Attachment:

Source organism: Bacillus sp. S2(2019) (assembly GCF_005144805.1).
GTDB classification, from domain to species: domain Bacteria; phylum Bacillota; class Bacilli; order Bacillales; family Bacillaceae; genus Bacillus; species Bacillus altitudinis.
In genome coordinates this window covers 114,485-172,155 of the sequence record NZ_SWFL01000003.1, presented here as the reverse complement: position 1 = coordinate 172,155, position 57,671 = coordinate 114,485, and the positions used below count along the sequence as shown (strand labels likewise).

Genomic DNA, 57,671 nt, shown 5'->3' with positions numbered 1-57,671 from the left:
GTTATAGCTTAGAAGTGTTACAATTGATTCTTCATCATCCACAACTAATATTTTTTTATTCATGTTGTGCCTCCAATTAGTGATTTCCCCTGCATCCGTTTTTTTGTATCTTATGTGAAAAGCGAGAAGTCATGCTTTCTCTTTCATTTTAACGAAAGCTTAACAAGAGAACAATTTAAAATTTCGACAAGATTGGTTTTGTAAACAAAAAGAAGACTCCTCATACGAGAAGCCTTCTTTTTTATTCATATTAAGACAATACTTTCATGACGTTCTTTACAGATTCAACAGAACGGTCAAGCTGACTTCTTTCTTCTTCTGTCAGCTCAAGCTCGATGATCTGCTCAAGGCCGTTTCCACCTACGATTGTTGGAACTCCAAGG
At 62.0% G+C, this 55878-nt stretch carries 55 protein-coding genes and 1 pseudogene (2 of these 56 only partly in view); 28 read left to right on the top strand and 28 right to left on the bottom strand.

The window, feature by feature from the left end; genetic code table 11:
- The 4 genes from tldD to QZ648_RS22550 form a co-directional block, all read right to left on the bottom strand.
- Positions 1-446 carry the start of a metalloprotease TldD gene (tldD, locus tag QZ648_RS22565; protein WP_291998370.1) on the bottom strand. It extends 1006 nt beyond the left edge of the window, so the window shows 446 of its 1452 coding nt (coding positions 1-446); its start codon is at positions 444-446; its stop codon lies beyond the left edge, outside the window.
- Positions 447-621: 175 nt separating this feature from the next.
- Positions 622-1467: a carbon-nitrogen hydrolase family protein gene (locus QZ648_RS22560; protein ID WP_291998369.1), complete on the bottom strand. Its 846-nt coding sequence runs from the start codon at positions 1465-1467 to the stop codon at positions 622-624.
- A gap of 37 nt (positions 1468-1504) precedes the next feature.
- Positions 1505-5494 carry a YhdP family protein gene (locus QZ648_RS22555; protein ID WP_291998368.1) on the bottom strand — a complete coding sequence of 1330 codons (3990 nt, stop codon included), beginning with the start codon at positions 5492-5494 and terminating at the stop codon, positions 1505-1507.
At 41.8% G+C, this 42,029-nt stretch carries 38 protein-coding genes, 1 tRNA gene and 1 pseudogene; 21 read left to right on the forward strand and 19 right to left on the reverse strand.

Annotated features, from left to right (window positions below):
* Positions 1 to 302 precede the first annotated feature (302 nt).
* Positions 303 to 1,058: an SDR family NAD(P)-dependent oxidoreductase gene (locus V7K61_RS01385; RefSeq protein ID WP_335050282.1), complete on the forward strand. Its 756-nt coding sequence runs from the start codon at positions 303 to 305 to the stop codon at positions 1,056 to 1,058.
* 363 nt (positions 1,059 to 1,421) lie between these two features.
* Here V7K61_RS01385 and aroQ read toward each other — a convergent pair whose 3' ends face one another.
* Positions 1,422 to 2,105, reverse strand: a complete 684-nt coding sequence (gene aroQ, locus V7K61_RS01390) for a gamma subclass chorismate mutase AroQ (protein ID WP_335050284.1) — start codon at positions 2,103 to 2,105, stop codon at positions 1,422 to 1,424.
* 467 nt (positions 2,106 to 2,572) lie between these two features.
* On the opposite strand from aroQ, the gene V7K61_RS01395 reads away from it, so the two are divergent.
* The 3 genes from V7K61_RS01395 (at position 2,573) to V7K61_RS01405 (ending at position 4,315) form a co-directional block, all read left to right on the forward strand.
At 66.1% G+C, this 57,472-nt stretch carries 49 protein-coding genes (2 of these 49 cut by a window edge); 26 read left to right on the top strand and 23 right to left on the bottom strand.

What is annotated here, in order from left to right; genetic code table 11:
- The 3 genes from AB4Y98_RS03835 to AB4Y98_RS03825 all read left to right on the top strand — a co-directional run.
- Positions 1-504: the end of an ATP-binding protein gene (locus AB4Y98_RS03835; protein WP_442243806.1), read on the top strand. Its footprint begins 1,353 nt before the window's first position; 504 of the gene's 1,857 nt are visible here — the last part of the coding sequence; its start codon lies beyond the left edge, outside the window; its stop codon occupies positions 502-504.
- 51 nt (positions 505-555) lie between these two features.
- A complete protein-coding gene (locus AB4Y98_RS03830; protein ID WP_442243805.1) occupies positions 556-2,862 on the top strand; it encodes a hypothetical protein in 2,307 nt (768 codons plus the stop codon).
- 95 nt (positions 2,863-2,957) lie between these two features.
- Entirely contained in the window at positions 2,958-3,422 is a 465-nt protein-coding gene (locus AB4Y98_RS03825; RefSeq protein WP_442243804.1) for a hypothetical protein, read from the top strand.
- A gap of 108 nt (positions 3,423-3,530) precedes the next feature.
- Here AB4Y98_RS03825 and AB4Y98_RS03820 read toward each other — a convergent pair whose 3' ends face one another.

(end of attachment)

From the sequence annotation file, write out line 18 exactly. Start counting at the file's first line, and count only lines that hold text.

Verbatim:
* 363 nt (positions 1,059 to 1,421) lie between these two features.